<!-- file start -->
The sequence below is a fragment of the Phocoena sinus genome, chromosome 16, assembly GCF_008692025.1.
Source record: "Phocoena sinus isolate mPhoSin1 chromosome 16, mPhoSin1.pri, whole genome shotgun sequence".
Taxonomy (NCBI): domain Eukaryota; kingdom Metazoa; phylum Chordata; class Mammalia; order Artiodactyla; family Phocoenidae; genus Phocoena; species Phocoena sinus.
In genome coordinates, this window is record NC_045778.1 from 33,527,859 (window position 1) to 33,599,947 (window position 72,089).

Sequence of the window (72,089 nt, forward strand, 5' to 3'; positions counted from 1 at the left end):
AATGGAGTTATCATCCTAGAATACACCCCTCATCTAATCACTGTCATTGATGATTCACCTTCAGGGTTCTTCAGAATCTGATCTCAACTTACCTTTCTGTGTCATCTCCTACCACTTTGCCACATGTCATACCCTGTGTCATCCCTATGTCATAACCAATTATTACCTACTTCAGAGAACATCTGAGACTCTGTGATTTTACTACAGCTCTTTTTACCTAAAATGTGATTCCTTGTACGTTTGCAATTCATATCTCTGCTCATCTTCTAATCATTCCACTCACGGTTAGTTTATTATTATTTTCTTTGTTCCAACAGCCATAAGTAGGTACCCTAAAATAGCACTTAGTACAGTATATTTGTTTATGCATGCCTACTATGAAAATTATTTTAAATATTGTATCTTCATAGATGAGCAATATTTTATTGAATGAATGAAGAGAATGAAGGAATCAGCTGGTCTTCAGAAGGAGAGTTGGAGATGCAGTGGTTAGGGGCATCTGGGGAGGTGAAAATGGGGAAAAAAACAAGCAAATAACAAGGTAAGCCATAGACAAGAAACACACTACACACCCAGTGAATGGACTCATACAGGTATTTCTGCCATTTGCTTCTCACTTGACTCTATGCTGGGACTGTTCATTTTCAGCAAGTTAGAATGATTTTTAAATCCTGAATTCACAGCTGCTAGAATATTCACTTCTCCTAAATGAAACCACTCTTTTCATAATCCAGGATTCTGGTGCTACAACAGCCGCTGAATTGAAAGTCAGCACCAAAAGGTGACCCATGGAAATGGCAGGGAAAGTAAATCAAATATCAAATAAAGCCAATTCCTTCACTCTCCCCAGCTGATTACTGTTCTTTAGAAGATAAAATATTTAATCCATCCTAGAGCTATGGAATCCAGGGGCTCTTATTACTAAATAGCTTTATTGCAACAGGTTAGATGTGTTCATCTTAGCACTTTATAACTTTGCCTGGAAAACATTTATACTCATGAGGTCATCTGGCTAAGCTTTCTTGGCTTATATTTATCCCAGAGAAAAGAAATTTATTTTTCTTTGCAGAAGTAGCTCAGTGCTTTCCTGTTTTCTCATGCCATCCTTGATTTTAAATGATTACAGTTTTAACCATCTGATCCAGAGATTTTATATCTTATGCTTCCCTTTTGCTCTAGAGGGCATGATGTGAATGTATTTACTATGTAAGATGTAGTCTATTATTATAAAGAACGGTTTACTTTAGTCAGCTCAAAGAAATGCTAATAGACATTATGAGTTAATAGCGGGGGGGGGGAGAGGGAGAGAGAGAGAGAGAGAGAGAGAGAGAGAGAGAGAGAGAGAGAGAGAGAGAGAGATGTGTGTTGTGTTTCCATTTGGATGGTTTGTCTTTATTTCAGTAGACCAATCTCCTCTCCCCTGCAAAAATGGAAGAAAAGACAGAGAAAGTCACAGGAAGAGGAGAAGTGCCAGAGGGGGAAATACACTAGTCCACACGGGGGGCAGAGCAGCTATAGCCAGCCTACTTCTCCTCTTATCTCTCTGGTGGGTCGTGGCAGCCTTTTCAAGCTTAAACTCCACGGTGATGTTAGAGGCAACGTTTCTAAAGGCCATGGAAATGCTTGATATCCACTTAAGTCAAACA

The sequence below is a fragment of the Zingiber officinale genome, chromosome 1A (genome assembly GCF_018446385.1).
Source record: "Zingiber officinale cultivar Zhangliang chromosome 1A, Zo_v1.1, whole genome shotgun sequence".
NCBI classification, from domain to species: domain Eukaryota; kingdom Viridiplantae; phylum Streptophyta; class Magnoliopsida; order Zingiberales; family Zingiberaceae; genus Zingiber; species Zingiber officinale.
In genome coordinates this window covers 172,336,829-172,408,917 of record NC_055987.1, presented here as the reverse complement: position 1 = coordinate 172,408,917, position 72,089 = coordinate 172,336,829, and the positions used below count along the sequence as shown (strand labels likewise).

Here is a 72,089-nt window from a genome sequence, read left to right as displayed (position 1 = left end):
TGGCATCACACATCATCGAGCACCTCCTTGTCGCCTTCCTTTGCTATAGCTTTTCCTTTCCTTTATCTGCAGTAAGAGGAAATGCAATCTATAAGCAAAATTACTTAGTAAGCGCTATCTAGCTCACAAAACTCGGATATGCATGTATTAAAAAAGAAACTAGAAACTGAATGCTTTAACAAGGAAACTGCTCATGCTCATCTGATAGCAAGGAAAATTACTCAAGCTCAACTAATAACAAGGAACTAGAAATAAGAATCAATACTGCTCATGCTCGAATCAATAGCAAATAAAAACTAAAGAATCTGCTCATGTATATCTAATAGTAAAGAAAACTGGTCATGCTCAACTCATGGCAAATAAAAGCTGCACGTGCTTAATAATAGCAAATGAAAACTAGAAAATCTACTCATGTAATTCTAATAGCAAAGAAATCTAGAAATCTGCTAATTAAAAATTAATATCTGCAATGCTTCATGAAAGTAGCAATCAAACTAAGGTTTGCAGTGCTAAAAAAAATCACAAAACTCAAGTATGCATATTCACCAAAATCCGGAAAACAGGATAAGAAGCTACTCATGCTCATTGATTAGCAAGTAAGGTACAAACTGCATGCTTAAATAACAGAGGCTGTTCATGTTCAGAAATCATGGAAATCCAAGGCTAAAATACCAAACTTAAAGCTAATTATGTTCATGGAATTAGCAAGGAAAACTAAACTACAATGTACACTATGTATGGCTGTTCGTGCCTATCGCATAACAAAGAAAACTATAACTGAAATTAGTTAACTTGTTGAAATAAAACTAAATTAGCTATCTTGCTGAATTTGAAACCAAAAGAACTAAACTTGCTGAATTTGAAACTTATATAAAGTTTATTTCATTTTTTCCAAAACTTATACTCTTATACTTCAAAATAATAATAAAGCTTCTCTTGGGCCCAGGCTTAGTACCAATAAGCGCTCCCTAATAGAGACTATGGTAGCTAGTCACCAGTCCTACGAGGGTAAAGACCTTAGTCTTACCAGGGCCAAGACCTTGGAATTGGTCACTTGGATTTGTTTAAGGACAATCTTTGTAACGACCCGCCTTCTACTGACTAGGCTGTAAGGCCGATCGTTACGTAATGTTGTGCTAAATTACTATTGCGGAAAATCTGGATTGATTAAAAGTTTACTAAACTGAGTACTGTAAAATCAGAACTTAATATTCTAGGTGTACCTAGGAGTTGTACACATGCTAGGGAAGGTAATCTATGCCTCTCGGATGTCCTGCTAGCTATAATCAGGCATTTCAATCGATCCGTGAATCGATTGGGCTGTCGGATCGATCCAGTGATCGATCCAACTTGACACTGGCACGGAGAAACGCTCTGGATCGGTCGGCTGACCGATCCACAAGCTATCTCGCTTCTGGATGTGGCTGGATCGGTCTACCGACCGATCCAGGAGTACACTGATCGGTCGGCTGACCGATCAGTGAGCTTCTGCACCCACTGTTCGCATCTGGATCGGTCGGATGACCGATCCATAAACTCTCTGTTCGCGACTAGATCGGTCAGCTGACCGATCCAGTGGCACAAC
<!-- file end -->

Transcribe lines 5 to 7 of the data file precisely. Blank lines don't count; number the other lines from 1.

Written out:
Sequence of the window (72,089 nt, forward strand, 5' to 3'; positions counted from 1 at the left end):
AATGGAGTTATCATCCTAGAATACACCCCTCATCTAATCACTGTCATTGATGATTCACCTTCAGGGTTCTTCAGAATCTGATCTCAACTTACCTTTCTGTGTCATCTCCTACCACTTTGCCACATGTCATACCCTGTGTCATCCCTATGTCATAACCAATTATTACCTACTTCAGAGAACATCTGAGACTCTGTGATTTTACTACAGCTCTTTTTACCTAAAATGTGATTCCTTGTACGTTTGCAATTCATATCTCTGCTCATCTTCTAATCATTCCACTCACGGTTAGTTTATTATTATTTTCTTTGTTCCAACAGCCATAAGTAGGTACCCTAAAATAGCACTTAGTACAGTATATTTGTTTATGCATGCCTACTATGAAAATTATTTTAAATATTGTATCTTCATAGATGAGCAATATTTTATTGAATGAATGAAGAGAATGAAGGAATCAGCTGGTCTTCAGAAGGAGAGTTGGAGATGCAGTGGTTAGGGGCATCTGGGGAGGTGAAAATGGGGAAAAAAACAAGCAAATAACAAGGTAAGCCATAGACAAGAAACACACTACACACCCAGTGAATGGACTCATACAGGTATTTCTGCCATTTGCTTCTCACTTGACTCTATGCTGGGACTGTTCATTTTCAGCAAGTTAGAATGATTTTTAAATCCTGAATTCACAGCTGCTAGAATATTCACTTCTCCTAAATGAAACCACTCTTTTCATAATCCAGGATTCTGGTGCTACAACAGCCGCTGAATTGAAAGTCAGCACCAAAAGGTGACCCATGGAAATGGCAGGGAAAGTAAATCAAATATCAAATAAAGCCAATTCCTTCACTCTCCCCAGCTGATTACTGTTCTTTAGAAGATAAAATATTTAATCCATCCTAGAGCTATGGAATCCAGGGGCTCTTATTACTAAATAGCTTTATTGCAACAGGTTAGATGTGTTCATCTTAGCACTTTATAACTTTGCCTGGAAAACATTTATACTCATGAGGTCATCTGGCTAAGCTTTCTTGGCTTATATTTATCCCAGAGAAAAGAAATTTATTTTTCTTTGCAGAAGTAGCTCAGTGCTTTCCTGTTTTCTCATGCCATCCTTGATTTTAAATGATTACAGTTTTAACCATCTGATCCAGAGATTTTATATCTTATGCTTCCCTTTTGCTCTAGAGGGCATGATGTGAATGTATTTACTATGTAAGATGTAGTCTATTATTATAAAGAACGGTTTACTTTAGTCAGCTCAAAGAAATGCTAATAGACATTATGAGTTAATAGCGGGGGGGGGGAGAGGGAGAGAGAGAGAGAGAGAGAGAGAGAGAGAGAGAGAGAGAGAGAGAGAGAGAGAGATGTGTGTTGTGTTTCCATTTGGATGGTTTGTCTTTATTTCAGTAGACCAATCTCCTCTCCCCTGCAAAAATGGAAGAAAAGACAGAGAAAGTCACAGGAAGAGGAGAAGTGCCAGAGGGGGAAATACACTAGTCCACACGGGGGGCAGAGCAGCTATAGCCAGCCTACTTCTCCTCTTATCTCTCTGGTGGGTCGTGGCAGCCTTTTCAAGCTTAAACTCCACGGTGATGTTAGAGGCAACGTTTCTAAAGGCCATGGAAATGCTTGATATCCACTTAAGTCAAACA

The sequence below is a fragment of the Zingiber officinale genome, chromosome 1A (genome assembly GCF_018446385.1).